Veronique in lab smiling at the camera

Meet the researcher devoting her career to stopping myelin damage

We’ve been supporting Dr Veronique Miron’s groundbreaking research at the University of Edinburgh since 2015. We went to find out more about her discoveries and what drives her.

How did you get involved in MS research?

I’ve always been interested in the brain and how it can change. Growing up in Canada, a place where MS is very common, I was aware of the impact it has on people’s lives. I wanted to help. So I chose to focus my PhD on understanding more about how myelin can be repaired in MS. I’ve carried this forward to my own lab.

What does a typical day in the lab look like for you?

Every day is different, stimulating and challenging! My work involves guiding my team to design experiments and analyse results. I meet with fellow researchers to discuss ideas, and read published studies to learn about new research.

It’s important to share our work with the public and other researchers, so I often get out of the lab to attend talks and present our work at conferences.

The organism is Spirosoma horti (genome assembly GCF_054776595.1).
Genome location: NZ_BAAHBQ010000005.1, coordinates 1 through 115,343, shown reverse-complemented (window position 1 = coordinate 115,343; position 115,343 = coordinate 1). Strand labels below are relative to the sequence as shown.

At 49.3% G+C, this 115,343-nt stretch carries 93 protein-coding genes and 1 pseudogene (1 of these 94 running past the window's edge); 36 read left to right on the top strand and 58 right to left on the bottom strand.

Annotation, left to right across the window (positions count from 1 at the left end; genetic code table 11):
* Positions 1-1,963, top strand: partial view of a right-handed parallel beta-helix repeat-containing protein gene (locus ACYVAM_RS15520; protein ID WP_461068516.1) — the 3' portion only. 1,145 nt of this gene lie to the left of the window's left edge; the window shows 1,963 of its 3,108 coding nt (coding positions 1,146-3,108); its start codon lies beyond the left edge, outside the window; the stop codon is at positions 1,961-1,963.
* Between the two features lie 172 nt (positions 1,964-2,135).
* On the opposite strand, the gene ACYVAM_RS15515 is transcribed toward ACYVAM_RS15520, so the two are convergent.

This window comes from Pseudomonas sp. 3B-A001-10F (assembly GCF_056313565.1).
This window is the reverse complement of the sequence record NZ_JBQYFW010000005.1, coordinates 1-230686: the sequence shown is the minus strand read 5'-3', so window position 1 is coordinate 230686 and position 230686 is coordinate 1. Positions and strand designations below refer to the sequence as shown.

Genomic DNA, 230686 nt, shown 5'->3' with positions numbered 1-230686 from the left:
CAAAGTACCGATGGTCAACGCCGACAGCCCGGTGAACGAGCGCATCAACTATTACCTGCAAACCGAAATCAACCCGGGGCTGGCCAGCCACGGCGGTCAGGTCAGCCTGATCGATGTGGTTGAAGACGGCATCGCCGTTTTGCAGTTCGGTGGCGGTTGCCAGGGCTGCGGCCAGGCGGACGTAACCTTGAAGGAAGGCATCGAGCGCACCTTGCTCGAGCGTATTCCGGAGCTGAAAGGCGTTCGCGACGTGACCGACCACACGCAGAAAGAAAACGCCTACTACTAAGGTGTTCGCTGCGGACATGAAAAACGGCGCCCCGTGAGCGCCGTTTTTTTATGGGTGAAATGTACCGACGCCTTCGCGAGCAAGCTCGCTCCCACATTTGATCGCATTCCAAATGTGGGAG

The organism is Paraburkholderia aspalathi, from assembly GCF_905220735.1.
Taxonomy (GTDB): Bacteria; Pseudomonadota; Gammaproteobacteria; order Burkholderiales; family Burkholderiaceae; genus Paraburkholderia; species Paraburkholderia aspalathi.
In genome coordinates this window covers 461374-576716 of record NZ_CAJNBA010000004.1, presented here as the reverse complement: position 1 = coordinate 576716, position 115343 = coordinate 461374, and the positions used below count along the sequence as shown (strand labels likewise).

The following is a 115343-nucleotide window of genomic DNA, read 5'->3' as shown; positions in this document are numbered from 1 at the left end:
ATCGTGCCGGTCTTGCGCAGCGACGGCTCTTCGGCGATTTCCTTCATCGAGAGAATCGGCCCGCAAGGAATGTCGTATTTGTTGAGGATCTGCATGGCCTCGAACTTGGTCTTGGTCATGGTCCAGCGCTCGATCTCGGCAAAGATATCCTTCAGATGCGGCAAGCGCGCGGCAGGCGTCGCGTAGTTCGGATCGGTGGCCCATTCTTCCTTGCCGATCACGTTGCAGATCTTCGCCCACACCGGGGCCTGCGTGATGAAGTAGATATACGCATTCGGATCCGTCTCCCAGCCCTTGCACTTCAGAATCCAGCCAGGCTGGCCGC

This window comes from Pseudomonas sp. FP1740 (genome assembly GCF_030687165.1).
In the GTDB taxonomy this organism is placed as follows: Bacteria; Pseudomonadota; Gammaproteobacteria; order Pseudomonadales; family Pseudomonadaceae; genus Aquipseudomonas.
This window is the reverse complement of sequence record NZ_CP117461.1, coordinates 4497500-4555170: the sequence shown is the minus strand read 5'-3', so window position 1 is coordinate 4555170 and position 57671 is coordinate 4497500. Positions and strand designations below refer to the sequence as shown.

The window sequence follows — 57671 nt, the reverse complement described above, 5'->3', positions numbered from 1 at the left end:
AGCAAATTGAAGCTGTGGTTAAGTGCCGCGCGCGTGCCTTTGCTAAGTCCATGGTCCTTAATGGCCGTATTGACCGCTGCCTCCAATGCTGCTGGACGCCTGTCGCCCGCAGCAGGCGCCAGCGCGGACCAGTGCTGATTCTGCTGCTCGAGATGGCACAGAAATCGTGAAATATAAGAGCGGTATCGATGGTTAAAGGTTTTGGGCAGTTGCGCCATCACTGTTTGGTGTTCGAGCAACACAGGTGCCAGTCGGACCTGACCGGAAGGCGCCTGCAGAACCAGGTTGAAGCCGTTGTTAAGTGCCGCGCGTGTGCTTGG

What exciting MS research projects are you working on at the moment?

My lab is interested in finding out more about how we can repair myelin. Our bodies have an amazing natural capacity to repair myelin, but we know that as MS progresses, the repair process becomes less efficient and damage builds up. In order to stop MS, we need to be able to repair this damaged myelin.

A few years ago we found that a protein called activin-A plays a role in myelin repair. Since then we have focussed on finding out more about how it interacts with other brain molecules. Now, we’d like to test whether existing drugs can target activin-A to improve myelin repair. We hope that any drugs we find could be used as treatments for MS in the future.

I’m also supervising a really talented PhD student. She’s investigating proteins that are released by immune cells in the brain called microglia. We’ve seen that these proteins can also support myelin repair, which is really exciting.

What does being a PhD supervisor involve?

It’s my job to guide my students to carry out a research project, while helping them become independent and skilled scientists. The most rewarding part of being a PhD supervisor is seeing my students develop into confident, capable researchers.

Many breakthroughs in MS research and treatment come from young researchers. My goal is that by the end of a PhD, the student has contributed to our understanding of MS, is motivated by research, and has the skills and confidence to pursue a successful career.